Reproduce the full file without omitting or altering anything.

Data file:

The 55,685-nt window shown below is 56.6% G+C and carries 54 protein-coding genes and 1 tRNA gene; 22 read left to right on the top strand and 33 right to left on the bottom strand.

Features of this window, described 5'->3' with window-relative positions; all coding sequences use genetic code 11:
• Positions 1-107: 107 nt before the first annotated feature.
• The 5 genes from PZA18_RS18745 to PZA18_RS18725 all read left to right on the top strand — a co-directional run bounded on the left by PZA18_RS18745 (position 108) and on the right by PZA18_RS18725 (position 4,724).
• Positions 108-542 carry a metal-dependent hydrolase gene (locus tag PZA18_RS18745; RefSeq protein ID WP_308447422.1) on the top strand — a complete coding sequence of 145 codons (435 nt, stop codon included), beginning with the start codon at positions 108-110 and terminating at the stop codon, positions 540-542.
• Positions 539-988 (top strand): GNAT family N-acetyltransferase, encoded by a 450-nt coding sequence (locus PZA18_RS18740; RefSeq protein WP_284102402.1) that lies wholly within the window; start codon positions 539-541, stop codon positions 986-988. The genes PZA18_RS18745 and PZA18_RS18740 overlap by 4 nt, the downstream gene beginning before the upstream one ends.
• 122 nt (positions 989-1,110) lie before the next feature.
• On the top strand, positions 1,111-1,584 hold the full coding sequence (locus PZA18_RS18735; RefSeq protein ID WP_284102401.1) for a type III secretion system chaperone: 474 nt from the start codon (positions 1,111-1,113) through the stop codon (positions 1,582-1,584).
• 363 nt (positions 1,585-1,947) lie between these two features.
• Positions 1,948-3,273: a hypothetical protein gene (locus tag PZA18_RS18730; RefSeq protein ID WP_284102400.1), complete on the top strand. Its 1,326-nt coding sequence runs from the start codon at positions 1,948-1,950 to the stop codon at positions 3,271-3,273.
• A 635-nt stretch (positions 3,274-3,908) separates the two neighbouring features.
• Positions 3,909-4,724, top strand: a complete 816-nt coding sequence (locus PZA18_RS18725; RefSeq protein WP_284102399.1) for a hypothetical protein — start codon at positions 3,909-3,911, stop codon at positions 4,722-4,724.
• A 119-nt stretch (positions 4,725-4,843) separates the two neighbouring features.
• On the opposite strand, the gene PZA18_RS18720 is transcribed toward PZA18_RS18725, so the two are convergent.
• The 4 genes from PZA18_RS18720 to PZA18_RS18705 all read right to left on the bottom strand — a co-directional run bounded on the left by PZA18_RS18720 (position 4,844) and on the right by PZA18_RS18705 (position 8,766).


The 55,685-nt window shown below is 56.6% G+C and carries 54 protein-coding genes and 1 tRNA gene; 22 read left to right on the top strand and 33 right to left on the bottom strand.

Features of this window, described 5'->3' with window-relative positions; all coding sequences use genetic code 11:
• Positions 1-107: 107 nt before the first annotated feature.
• The 5 genes from PZA18_RS18745 to PZA18_RS18725 all read left to right on the top strand — a co-directional run bounded on the left by PZA18_RS18745 (position 108) and on the right by PZA18_RS18725 (position 4,724).
• Positions 108-542 carry a metal-dependent hydrolase gene (locus tag PZA18_RS18745; RefSeq protein ID WP_308447422.1) on the top strand — a complete coding sequence of 145 codons (435 nt, stop codon included), beginning with the start codon at positions 108-110 and terminating at the stop codon, positions 540-542.
• Positions 539-988 (top strand): GNAT family N-acetyltransferase, encoded by a 450-nt coding sequence (locus PZA18_RS18740; RefSeq protein WP_284102402.1) that lies wholly within the window; start codon positions 539-541, stop codon positions 986-988. The genes PZA18_RS18745 and PZA18_RS18740 overlap by 4 nt, the downstream gene beginning before the upstream one ends.
• 122 nt (positions 989-1,110) lie before the next feature.
• On the top strand, positions 1,111-1,584 hold the full coding sequence (locus PZA18_RS18735; RefSeq protein ID WP_284102401.1) for a type III secretion system chaperone: 474 nt from the start codon (positions 1,111-1,113) through the stop codon (positions 1,582-1,584).
• 363 nt (positions 1,585-1,947) lie between these two features.
• Positions 1,948-3,273: a hypothetical protein gene (locus tag PZA18_RS18730; RefSeq protein ID WP_284102400.1), complete on the top strand. Its 1,326-nt coding sequence runs from the start codon at positions 1,948-1,950 to the stop codon at positions 3,271-3,273.
• A 635-nt stretch (positions 3,274-3,908) separates the two neighbouring features.
• Positions 3,909-4,724, top strand: a complete 816-nt coding sequence (locus PZA18_RS18725; RefSeq protein WP_284102399.1) for a hypothetical protein — start codon at positions 3,909-3,911, stop codon at positions 4,722-4,724.
• A 119-nt stretch (positions 4,725-4,843) separates the two neighbouring features.
• On the opposite strand, the gene PZA18_RS18720 is transcribed toward PZA18_RS18725, so the two are convergent.
• The 4 genes from PZA18_RS18720 to PZA18_RS18705 all read right to left on the bottom strand — a co-directional run bounded on the left by PZA18_RS18720 (position 4,844) and on the right by PZA18_RS18705 (position 8,766).